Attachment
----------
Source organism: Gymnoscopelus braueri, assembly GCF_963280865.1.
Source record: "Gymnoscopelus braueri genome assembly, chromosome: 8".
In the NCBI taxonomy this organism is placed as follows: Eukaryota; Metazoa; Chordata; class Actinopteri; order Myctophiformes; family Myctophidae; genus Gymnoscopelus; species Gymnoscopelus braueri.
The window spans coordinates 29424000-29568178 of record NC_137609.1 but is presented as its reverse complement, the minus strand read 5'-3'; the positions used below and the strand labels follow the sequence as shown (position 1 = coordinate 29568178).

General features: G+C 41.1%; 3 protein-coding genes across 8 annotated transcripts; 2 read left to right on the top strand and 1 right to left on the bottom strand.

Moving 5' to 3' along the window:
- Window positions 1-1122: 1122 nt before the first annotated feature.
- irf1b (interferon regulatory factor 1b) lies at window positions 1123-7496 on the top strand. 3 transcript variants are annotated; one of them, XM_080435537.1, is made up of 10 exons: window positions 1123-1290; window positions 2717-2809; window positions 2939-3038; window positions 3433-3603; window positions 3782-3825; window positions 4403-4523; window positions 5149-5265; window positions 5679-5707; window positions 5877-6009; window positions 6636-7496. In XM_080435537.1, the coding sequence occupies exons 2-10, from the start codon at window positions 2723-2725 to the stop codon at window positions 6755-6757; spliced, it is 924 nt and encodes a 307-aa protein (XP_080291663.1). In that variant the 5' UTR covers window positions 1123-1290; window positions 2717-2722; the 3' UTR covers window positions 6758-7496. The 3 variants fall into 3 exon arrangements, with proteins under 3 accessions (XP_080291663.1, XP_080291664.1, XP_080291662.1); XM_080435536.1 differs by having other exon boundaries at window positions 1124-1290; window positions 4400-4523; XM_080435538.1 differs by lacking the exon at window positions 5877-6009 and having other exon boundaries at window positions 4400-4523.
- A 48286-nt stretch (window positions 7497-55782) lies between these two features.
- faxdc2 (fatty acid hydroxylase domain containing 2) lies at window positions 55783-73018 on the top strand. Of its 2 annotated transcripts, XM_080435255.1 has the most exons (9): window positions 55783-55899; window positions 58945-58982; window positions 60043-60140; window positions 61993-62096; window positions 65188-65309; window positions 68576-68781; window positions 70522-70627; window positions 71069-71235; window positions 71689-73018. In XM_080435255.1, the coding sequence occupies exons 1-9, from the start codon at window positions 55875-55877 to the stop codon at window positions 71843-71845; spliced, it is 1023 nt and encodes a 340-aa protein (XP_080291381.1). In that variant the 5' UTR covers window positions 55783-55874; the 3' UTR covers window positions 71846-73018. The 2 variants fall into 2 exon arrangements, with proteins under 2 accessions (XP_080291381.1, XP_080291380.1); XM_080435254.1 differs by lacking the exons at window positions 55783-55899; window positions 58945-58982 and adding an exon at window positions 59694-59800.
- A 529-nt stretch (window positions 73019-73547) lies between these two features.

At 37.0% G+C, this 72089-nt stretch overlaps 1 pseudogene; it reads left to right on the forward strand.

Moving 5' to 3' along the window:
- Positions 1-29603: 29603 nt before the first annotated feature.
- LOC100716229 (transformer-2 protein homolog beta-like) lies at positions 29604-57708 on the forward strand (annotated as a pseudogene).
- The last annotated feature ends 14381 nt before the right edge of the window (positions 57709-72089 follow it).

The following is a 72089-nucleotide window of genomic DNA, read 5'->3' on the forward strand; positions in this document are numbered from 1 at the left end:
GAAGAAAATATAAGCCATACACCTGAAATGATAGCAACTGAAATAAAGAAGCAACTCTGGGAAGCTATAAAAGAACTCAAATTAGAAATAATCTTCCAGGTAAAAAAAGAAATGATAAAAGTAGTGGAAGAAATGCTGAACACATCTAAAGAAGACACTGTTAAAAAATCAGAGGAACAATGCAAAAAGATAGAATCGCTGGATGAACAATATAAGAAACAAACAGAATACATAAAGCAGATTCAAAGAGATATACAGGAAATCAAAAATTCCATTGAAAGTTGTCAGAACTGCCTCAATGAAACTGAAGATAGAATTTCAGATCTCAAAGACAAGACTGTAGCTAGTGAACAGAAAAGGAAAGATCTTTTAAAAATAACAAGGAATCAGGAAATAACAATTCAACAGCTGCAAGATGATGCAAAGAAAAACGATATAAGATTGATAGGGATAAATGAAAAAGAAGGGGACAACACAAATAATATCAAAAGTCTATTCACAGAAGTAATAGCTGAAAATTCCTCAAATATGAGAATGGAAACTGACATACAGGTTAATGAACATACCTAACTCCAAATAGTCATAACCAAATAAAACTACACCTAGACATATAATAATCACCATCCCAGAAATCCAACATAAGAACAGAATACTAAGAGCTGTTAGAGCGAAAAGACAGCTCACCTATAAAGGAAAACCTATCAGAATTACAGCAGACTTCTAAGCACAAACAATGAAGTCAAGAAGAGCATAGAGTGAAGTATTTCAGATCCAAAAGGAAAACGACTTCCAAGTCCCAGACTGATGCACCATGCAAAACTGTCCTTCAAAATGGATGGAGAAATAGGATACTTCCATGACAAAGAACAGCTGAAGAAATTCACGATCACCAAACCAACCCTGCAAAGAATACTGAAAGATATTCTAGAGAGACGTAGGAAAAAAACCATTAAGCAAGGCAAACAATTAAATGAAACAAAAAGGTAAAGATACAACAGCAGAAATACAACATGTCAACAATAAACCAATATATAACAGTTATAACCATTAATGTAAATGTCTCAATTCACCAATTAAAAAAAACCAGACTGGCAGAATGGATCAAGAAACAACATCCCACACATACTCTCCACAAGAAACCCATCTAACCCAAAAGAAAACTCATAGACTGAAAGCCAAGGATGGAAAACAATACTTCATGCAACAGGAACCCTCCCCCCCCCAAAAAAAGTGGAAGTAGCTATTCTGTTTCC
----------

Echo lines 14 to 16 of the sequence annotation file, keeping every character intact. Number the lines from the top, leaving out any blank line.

- Positions 1-29603: 29603 nt before the first annotated feature.
- LOC100716229 (transformer-2 protein homolog beta-like) lies at positions 29604-57708 on the forward strand (annotated as a pseudogene).
- The last annotated feature ends 14381 nt before the right edge of the window (positions 57709-72089 follow it).